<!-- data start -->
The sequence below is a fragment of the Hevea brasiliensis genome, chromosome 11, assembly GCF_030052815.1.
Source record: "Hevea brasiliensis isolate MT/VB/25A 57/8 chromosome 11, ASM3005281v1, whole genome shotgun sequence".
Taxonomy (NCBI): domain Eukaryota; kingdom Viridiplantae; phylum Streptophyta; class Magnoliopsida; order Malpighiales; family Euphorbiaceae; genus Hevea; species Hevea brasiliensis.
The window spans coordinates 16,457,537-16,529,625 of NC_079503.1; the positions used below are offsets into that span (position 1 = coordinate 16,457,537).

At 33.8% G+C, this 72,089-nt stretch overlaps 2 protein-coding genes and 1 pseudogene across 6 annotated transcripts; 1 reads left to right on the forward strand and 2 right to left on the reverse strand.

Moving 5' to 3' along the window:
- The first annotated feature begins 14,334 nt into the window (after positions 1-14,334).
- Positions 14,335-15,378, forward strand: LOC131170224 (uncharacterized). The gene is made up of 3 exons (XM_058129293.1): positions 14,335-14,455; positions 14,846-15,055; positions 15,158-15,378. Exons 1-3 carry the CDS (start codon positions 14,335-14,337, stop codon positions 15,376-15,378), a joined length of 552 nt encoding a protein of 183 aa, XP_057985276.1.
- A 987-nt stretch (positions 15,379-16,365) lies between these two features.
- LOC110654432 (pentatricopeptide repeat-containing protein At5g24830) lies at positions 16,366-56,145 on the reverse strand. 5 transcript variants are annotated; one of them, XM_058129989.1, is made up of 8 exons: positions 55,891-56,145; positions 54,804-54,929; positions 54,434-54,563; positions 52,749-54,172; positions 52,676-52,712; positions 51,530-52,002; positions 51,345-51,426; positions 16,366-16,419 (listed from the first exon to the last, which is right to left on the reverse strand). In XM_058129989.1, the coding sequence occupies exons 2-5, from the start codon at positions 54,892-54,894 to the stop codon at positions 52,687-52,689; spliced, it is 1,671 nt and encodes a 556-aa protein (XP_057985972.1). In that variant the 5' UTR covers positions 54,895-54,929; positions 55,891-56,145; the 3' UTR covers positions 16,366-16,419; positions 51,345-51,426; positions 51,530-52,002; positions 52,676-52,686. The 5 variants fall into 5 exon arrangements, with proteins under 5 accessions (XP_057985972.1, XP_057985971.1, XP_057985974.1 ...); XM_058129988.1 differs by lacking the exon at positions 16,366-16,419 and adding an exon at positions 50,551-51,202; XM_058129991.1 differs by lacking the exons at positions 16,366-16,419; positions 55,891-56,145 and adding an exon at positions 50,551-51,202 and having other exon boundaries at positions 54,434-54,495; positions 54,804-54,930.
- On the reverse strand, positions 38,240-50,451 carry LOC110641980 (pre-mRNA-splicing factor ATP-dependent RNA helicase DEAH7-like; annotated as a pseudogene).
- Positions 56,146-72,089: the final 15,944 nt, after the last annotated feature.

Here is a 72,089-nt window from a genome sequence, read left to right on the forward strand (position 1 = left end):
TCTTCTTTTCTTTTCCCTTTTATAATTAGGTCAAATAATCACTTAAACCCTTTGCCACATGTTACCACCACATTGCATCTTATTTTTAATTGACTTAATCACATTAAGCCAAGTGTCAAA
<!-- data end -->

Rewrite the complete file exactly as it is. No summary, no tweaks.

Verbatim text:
The sequence below is a fragment of the Hevea brasiliensis genome, chromosome 11, assembly GCF_030052815.1.
Source record: "Hevea brasiliensis isolate MT/VB/25A 57/8 chromosome 11, ASM3005281v1, whole genome shotgun sequence".
Taxonomy (NCBI): domain Eukaryota; kingdom Viridiplantae; phylum Streptophyta; class Magnoliopsida; order Malpighiales; family Euphorbiaceae; genus Hevea; species Hevea brasiliensis.
The window spans coordinates 16,457,537-16,529,625 of NC_079503.1; the positions used below are offsets into that span (position 1 = coordinate 16,457,537).

At 33.8% G+C, this 72,089-nt stretch overlaps 2 protein-coding genes and 1 pseudogene across 6 annotated transcripts; 1 reads left to right on the forward strand and 2 right to left on the reverse strand.

Moving 5' to 3' along the window:
- The first annotated feature begins 14,334 nt into the window (after positions 1-14,334).
- Positions 14,335-15,378, forward strand: LOC131170224 (uncharacterized). The gene is made up of 3 exons (XM_058129293.1): positions 14,335-14,455; positions 14,846-15,055; positions 15,158-15,378. Exons 1-3 carry the CDS (start codon positions 14,335-14,337, stop codon positions 15,376-15,378), a joined length of 552 nt encoding a protein of 183 aa, XP_057985276.1.
- A 987-nt stretch (positions 15,379-16,365) lies between these two features.
- LOC110654432 (pentatricopeptide repeat-containing protein At5g24830) lies at positions 16,366-56,145 on the reverse strand. 5 transcript variants are annotated; one of them, XM_058129989.1, is made up of 8 exons: positions 55,891-56,145; positions 54,804-54,929; positions 54,434-54,563; positions 52,749-54,172; positions 52,676-52,712; positions 51,530-52,002; positions 51,345-51,426; positions 16,366-16,419 (listed from the first exon to the last, which is right to left on the reverse strand). In XM_058129989.1, the coding sequence occupies exons 2-5, from the start codon at positions 54,892-54,894 to the stop codon at positions 52,687-52,689; spliced, it is 1,671 nt and encodes a 556-aa protein (XP_057985972.1). In that variant the 5' UTR covers positions 54,895-54,929; positions 55,891-56,145; the 3' UTR covers positions 16,366-16,419; positions 51,345-51,426; positions 51,530-52,002; positions 52,676-52,686. The 5 variants fall into 5 exon arrangements, with proteins under 5 accessions (XP_057985972.1, XP_057985971.1, XP_057985974.1 ...); XM_058129988.1 differs by lacking the exon at positions 16,366-16,419 and adding an exon at positions 50,551-51,202; XM_058129991.1 differs by lacking the exons at positions 16,366-16,419; positions 55,891-56,145 and adding an exon at positions 50,551-51,202 and having other exon boundaries at positions 54,434-54,495; positions 54,804-54,930.
- On the reverse strand, positions 38,240-50,451 carry LOC110641980 (pre-mRNA-splicing factor ATP-dependent RNA helicase DEAH7-like; annotated as a pseudogene).
- Positions 56,146-72,089: the final 15,944 nt, after the last annotated feature.

Here is a 72,089-nt window from a genome sequence, read left to right on the forward strand (position 1 = left end):
TCTTCTTTTCTTTTCCCTTTTATAATTAGGTCAAATAATCACTTAAACCCTTTGCCACATGTTACCACCACATTGCATCTTATTTTTAATTGACTTAATCACATTAAGCCAAGTGTCAAA